Sunday, April 11, 2021

Joint Interpretative statements - another tool in the ISDS saga?

Several years ago I had read the book by Lauge Skovgaard titled "Bounded Rationality and Economic Diplomacy" where he highlights how developing country governments underestimated the risks of bilateral investment treaties in the 1960s and 70s.I would recommend the book to all those on either side of the ISDS debate to read.


Much water has flown since then and there has been a major churning in the investment arbitration regime worldwide - both developing and developed countries are having a relook at their fundamental approaches to investment treaties as well as ISDS. Most of the approaches have tended to focus on how new treaties should be crafted and how state regulatory power must be balanced with investor rights. Some approaches like the Brazilian model have rejected ISDS completely. The EU approach is to soften the ISDS blow with an appellate mechanism. However, all these have a common trait - new treaty negotiations.

Lauge Skovgaard and George Gertz in this succinct paper titled "Reforming the investment treaty regime - A backward looking approach" ask the inevitable question - the new treaty approach does not take away the survival clauses in most of the existing treaties - which means the flaws in the current system is still available for investment claims for years to come. So while new approaches (like the model Indian BIT or the Brazilian CIFAs) chart out a path for the future, claims under existing treaties continue to be a threat.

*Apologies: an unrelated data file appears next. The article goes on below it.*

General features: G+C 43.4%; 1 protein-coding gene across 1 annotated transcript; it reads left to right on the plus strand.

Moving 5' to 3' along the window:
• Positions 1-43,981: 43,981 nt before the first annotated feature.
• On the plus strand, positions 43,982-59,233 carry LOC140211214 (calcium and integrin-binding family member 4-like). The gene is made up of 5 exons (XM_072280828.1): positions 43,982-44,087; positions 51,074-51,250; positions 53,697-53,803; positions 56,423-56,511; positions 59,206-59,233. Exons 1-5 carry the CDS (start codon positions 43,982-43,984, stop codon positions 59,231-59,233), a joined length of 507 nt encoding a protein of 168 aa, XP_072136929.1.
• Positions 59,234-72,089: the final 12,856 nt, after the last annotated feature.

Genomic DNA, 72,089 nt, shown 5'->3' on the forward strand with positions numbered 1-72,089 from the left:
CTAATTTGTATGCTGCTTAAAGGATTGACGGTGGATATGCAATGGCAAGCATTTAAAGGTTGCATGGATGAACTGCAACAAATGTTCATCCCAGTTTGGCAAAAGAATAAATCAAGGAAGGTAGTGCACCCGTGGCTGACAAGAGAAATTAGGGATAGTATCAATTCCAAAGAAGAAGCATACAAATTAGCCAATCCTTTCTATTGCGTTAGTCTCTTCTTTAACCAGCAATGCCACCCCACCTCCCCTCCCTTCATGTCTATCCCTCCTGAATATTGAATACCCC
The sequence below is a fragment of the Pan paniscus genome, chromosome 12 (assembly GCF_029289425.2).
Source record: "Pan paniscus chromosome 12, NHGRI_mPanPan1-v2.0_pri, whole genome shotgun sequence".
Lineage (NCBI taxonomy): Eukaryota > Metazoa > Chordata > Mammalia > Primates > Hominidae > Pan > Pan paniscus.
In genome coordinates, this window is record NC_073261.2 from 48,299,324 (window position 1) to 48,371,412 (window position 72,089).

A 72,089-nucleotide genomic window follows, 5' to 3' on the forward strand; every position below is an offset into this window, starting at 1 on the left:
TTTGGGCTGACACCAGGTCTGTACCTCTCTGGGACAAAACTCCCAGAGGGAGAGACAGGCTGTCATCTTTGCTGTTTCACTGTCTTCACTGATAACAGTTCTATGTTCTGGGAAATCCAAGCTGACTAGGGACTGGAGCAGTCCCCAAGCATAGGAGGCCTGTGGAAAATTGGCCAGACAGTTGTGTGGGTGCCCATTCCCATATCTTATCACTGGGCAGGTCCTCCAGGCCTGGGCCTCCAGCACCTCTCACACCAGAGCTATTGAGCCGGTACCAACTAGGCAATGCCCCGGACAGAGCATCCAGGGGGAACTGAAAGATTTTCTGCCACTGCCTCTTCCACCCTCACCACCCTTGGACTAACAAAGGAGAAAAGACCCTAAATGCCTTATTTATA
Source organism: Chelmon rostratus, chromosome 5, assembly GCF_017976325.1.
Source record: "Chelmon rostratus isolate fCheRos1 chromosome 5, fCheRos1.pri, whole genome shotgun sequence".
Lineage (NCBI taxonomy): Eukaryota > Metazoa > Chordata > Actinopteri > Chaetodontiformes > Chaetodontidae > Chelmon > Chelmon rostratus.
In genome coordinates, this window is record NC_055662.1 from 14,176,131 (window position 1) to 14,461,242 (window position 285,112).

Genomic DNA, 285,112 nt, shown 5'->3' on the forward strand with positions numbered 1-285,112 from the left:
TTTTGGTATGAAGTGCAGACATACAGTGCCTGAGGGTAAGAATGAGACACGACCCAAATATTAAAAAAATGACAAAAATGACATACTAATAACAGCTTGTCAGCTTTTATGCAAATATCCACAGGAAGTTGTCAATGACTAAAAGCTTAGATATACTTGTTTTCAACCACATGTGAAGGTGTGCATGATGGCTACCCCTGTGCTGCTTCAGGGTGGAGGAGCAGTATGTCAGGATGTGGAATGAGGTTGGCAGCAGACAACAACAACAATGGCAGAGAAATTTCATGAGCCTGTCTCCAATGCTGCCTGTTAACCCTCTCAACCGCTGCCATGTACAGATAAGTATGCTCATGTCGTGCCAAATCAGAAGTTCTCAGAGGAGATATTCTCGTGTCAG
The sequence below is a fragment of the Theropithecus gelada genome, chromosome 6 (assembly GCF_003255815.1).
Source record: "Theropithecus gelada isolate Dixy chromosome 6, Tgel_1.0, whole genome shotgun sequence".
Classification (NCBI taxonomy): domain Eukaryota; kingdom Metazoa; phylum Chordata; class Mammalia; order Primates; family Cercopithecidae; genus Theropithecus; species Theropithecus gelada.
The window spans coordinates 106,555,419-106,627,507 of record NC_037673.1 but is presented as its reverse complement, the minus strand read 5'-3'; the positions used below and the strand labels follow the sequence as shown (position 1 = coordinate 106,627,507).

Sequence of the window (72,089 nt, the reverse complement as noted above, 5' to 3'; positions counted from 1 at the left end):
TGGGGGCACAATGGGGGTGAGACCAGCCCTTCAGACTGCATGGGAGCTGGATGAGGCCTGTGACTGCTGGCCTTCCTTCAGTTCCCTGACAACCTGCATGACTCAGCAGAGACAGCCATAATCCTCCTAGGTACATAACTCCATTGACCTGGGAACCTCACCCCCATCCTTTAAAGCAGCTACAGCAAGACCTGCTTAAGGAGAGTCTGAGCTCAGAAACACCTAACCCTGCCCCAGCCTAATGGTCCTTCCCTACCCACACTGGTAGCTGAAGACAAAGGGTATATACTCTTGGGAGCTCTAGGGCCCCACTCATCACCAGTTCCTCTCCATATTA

They then suggest that the best way to tackle this threat is through the concept of join interpretative statements by treaty parties as to the scope and intent of the existing provision. This could clarify some of the existing ambiguity as well as provide some succour against unfair ISDS claims.

There is, however, a third option available to states, which could be a cheaper and quicker alternative – or at least a complement – to termination and renegotiation: the use of interpretative statements by governments. Under international law, states have the right to constrain how international adjudicators interpret treaties, including after the treaties have been ratified. The Vienna Convention on the Law of Treaties requires tribunals to take such statements into account, and in recent years a number of domestic courts have affirmed the status of interpretative statements as well. The effects are greatest when statements are made by both (or all) treaty parties. State interpretative statements provide a viable way for governments to bring their concerns, already clearly expressed when discussing new investment treaties, to the far more important world of existing treaties without going through the pains of terminations or renegotiations.

However, the road to joint interpretative statements are not easy for many reasons. First, there is not much experience in doing so post the treaty signing.Developing countries do not have much capacity to engage in treaty management - they do manage to sign of treaties but to engage as per the treaty terms on a continual basis is a serious capacity issue. Second, agreeing on a joint statement on FET or scope of investment or the right to regulate is not an easy affair. Third, what if joint statements "amend" the scope of the existing provisions - how wuld arbitral tribunals react?